Sher-Gil credited these modernist painters — who were themselves inspired by traditional art from Africa and Asia — for helping her understand and appreciate painting and sculpture from India, a country she had visited sporadically during her childhood and was eager to move to after she completed her art education. It was there, she thought, that her future as a great painter awaited.
In India, Sher-Gil became known for her depictions of women’s bodies. “Unlike usual depictions in India,” Elena Martinique discusses in an article for Widewalls, “where women were cast happy and obedient, her subtly expressive representations conveyed a sense of silent resolve. A female body characterized by a passive sexuality emerged as one of her favorite subjects.”
Indian art critics of the early 20th century interpreted paintings through a Hindu lens. Their essays mention “aesthetic emotion” and “hypnosis.” They echo the Russian writer Leo Tolstoy in his belief that art should be experienced rather than analyzed, and that a work of art can be considered “good” if it communicates its message in a manner that is largely instinctive.
Sher-Gil followed the same philosophy. Like Sekoto, she used abstraction to intensify the mood and emotion of a scene. “Good art always tends towards simplification,” she is quoted in GHR Tillotson’s article “A Painter of Concern: Critical Writings on Amrita Sher-Gil,” adding that form is never imitated and that it can only be interpreted by the artist, which is another way of saying that abstraction can do a better job at capturing the essence of a subject than straightforward representation.
Camilo Egas, born in Quito’s San Blas neighborhood in 1889, learned to paint in a time when the Ecuadorian government sought to Westernize the country by pressuring art schools into teaching Neoclassicism and hiring European teachers. These efforts had the opposite effect, as painters such as Paul Bar and Luigi Casadio encouraged students to incorporate their unique heritage into their work.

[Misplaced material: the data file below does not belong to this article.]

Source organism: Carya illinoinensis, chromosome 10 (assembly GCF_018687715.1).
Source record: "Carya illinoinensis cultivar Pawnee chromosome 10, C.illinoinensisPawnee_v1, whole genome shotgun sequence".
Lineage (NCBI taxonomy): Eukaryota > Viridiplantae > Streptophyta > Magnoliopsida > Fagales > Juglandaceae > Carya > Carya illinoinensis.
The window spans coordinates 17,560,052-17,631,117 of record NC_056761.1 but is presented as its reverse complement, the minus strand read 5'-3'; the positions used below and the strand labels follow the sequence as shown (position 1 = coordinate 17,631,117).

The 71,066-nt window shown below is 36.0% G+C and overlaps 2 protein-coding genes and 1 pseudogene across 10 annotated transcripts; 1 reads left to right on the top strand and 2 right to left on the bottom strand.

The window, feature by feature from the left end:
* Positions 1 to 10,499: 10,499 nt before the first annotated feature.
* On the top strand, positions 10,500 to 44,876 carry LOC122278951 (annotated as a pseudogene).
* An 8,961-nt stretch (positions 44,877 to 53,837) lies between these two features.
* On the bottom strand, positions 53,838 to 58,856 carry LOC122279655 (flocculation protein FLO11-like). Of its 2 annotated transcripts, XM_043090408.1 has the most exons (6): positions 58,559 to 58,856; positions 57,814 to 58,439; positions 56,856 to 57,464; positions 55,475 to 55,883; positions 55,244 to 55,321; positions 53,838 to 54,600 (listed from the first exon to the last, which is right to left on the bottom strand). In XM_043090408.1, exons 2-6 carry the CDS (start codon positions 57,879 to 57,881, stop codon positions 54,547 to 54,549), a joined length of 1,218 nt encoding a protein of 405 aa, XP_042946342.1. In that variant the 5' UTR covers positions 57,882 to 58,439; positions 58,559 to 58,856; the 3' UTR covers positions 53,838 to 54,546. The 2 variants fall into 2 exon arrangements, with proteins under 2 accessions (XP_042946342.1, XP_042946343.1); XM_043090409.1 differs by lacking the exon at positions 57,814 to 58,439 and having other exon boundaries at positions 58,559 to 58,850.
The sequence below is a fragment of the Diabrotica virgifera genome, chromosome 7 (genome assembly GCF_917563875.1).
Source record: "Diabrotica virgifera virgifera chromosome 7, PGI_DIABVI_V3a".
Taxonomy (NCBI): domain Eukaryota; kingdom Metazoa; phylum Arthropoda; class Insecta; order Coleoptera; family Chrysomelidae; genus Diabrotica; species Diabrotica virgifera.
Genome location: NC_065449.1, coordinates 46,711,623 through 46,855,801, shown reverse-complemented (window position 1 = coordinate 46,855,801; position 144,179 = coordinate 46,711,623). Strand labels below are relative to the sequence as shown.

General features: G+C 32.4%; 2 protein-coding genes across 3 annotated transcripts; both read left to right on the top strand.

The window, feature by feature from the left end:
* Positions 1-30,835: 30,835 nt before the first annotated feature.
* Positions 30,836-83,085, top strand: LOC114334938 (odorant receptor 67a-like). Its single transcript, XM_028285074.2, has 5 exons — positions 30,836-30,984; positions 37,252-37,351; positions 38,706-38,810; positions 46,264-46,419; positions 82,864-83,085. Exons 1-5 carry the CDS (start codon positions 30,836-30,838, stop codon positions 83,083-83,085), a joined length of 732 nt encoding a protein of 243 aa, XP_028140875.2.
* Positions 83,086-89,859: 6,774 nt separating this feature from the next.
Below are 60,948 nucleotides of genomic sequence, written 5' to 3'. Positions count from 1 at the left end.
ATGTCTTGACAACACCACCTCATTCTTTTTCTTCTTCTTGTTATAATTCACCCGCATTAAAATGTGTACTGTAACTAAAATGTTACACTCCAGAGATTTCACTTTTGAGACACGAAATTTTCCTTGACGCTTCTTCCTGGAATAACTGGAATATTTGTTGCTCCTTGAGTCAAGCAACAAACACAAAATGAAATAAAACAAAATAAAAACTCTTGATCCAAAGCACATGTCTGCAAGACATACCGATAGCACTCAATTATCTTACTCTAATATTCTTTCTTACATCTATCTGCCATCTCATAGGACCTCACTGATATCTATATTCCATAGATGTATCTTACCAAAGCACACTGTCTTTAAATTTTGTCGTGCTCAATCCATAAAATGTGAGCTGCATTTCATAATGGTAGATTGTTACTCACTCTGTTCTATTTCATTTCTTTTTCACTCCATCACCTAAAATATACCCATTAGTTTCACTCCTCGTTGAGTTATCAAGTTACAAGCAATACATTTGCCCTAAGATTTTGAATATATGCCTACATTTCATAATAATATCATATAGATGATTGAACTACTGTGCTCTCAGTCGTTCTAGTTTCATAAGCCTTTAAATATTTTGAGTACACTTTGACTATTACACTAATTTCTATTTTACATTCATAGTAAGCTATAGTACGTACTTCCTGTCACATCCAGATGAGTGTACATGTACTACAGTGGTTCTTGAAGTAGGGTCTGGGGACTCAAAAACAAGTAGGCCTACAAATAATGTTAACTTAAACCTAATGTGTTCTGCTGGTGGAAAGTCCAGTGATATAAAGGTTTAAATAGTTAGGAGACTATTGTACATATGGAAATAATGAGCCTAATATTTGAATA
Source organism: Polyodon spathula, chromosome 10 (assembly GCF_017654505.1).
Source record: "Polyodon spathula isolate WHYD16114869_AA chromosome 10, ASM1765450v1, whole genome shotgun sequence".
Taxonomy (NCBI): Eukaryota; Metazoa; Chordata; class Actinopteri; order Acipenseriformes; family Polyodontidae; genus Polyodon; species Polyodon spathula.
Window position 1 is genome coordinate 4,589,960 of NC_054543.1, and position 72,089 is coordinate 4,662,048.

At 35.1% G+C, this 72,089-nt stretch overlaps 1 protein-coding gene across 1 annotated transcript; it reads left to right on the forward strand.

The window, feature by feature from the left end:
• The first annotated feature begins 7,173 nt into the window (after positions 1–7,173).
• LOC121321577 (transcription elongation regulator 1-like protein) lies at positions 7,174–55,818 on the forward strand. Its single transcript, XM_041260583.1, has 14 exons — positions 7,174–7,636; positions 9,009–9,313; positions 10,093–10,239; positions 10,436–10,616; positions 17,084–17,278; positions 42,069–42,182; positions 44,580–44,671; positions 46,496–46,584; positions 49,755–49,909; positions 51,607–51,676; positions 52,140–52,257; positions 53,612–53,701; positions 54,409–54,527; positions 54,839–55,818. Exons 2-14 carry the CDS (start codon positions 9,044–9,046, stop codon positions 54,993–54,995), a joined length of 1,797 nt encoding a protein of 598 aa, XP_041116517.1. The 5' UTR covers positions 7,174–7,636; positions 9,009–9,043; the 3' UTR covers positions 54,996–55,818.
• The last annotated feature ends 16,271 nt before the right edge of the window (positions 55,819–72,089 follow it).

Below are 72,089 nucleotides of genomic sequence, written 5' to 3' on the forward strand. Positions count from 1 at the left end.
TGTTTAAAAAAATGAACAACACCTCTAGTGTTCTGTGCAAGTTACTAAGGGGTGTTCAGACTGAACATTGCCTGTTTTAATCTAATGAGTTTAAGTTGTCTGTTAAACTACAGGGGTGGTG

Thus, the Western-inspired or Costumbrista style gave way to Indigenismo, a movement characterized by a renewed interest in pre-Colombian art and the relationship between the state and Indigenous minorities. Egas emerged as an early champion of Indigenismo, drawing on his studies in Ecuador, Spain, and France to introduce the movement to a global audience.
It’s no accident that rise of Indigenismo corresponded with the rise of Marxist parties and guerilla groups in South America. Some of Egas’ paintings are vaguely reminiscent of the Socialist Realism produced under Joseph Stalin in Russia: They walk the line between abstraction and representation, are extremely colorful, and somewhat idealized their depiction of Indigenous peoples.
Some argue that this idealization borders on discrimination. An article by Juan Cabrera distinguishes between South American artists that depict Indigenous people inclusively, as subjects, and those that depict them exclusively, as objects. Egas is placed in the second group. Others disagree, finding Egas’ approach sympathetic.
This kind of ambiguity — the idea that multiple conflicting interpretations can be true at the same time — is not just present in the work of Camilo Egas but in that of Amrita Sher-Gil and Gerard Sekoto as well. It explains why their work has made such a profound impact on the people that have taken the time and effort to become acquainted with them.